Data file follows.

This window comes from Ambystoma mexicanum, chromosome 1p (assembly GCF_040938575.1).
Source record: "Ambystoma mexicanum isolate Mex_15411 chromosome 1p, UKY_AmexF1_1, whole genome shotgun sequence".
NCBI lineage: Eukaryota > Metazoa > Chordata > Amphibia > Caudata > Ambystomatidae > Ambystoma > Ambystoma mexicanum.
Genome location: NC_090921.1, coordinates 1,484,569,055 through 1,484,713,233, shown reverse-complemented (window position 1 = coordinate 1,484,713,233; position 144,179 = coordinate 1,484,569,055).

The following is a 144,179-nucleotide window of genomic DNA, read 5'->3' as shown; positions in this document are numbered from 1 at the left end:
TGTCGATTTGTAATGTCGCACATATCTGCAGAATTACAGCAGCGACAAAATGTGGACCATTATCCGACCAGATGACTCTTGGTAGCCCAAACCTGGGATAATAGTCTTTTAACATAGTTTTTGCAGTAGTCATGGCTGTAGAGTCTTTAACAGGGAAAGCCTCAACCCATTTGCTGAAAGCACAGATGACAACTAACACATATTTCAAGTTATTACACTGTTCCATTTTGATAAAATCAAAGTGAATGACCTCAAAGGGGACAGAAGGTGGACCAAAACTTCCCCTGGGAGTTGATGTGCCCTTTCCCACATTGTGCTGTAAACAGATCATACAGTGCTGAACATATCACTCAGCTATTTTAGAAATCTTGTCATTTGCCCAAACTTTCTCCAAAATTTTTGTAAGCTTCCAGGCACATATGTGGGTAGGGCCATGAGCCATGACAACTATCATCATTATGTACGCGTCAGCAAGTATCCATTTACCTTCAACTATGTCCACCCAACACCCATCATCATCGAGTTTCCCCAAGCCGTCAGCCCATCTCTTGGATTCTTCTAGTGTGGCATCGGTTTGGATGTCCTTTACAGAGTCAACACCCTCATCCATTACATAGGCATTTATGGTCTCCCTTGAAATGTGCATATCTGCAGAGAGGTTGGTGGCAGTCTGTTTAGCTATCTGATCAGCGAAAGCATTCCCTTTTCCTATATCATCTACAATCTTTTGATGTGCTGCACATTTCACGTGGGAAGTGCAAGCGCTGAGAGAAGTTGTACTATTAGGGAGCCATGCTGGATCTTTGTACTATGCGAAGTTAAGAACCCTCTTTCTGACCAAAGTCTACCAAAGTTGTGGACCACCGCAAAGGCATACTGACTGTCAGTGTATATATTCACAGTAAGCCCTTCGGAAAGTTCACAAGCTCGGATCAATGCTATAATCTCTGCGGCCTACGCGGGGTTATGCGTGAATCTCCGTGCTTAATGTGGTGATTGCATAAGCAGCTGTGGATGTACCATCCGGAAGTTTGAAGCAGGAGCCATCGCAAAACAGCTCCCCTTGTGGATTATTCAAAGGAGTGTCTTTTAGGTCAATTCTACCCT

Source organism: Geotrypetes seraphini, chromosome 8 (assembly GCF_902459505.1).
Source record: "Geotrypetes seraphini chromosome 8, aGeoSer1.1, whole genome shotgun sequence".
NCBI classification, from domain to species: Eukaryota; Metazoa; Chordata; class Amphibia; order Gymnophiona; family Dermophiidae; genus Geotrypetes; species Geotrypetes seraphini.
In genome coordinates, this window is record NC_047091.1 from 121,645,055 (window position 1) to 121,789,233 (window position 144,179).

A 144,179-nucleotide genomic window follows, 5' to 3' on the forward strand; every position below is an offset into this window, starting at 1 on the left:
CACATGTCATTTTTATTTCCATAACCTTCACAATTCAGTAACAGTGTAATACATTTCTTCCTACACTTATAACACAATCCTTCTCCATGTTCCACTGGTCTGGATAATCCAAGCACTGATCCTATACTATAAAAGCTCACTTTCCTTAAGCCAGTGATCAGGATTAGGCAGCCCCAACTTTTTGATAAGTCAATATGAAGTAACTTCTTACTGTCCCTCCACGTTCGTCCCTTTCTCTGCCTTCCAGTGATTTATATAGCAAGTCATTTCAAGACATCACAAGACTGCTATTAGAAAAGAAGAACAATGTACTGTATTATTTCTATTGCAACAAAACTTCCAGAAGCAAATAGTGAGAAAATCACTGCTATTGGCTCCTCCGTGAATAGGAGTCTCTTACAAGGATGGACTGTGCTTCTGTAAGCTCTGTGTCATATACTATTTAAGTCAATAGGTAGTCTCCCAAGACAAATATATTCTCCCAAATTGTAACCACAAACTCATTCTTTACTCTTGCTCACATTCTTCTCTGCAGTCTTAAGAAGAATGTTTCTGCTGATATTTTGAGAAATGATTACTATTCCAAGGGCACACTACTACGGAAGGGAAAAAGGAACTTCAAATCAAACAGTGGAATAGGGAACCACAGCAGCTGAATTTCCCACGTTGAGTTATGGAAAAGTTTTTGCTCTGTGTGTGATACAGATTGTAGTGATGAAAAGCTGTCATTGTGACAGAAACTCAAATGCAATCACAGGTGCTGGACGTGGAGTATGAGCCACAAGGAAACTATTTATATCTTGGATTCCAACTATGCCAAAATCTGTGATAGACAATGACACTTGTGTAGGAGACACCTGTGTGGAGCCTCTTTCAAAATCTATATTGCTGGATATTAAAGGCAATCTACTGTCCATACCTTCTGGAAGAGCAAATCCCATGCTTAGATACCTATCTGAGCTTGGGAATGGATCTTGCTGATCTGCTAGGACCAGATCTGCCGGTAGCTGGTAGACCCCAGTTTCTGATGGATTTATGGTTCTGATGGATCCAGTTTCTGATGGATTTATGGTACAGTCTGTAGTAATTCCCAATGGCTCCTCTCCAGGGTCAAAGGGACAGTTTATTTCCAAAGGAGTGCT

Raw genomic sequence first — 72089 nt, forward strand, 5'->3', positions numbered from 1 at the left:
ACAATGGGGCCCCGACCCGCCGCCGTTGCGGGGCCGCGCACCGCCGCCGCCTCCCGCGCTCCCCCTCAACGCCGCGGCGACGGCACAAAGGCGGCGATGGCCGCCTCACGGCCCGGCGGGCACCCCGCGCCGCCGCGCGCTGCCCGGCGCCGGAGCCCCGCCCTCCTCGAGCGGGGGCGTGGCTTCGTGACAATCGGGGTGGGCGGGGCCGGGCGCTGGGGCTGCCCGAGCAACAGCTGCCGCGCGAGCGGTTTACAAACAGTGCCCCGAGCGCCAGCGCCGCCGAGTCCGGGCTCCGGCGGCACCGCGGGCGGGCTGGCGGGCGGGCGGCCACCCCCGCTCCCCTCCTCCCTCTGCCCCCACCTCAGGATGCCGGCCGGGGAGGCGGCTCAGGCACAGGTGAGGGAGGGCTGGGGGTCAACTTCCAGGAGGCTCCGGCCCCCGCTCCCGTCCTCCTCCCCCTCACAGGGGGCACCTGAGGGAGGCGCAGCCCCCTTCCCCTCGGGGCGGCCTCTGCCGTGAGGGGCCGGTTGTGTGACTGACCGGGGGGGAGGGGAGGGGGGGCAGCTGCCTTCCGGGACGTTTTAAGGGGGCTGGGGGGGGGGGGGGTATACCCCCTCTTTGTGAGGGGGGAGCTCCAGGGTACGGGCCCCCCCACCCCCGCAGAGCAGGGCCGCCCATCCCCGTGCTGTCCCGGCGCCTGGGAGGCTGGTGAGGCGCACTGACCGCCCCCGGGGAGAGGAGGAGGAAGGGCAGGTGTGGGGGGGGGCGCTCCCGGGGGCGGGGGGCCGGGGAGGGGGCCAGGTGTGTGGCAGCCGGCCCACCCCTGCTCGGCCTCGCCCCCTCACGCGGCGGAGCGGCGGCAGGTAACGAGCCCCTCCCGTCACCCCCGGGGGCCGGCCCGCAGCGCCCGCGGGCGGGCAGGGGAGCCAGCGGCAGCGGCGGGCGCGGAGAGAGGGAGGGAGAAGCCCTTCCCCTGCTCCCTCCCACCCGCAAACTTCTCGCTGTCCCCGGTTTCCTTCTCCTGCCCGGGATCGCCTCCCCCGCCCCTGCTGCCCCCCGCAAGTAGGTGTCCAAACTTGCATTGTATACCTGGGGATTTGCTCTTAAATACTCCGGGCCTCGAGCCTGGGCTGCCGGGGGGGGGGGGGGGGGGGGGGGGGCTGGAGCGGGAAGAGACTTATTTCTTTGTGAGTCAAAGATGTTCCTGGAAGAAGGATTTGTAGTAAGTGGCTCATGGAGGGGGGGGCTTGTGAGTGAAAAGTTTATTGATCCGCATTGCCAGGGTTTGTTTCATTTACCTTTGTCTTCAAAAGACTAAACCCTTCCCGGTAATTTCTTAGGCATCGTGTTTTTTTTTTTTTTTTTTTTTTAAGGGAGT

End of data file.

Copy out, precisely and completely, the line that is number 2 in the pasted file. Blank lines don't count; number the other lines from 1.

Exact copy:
Source record: "Ambystoma mexicanum isolate Mex_15411 chromosome 1p, UKY_AmexF1_1, whole genome shotgun sequence".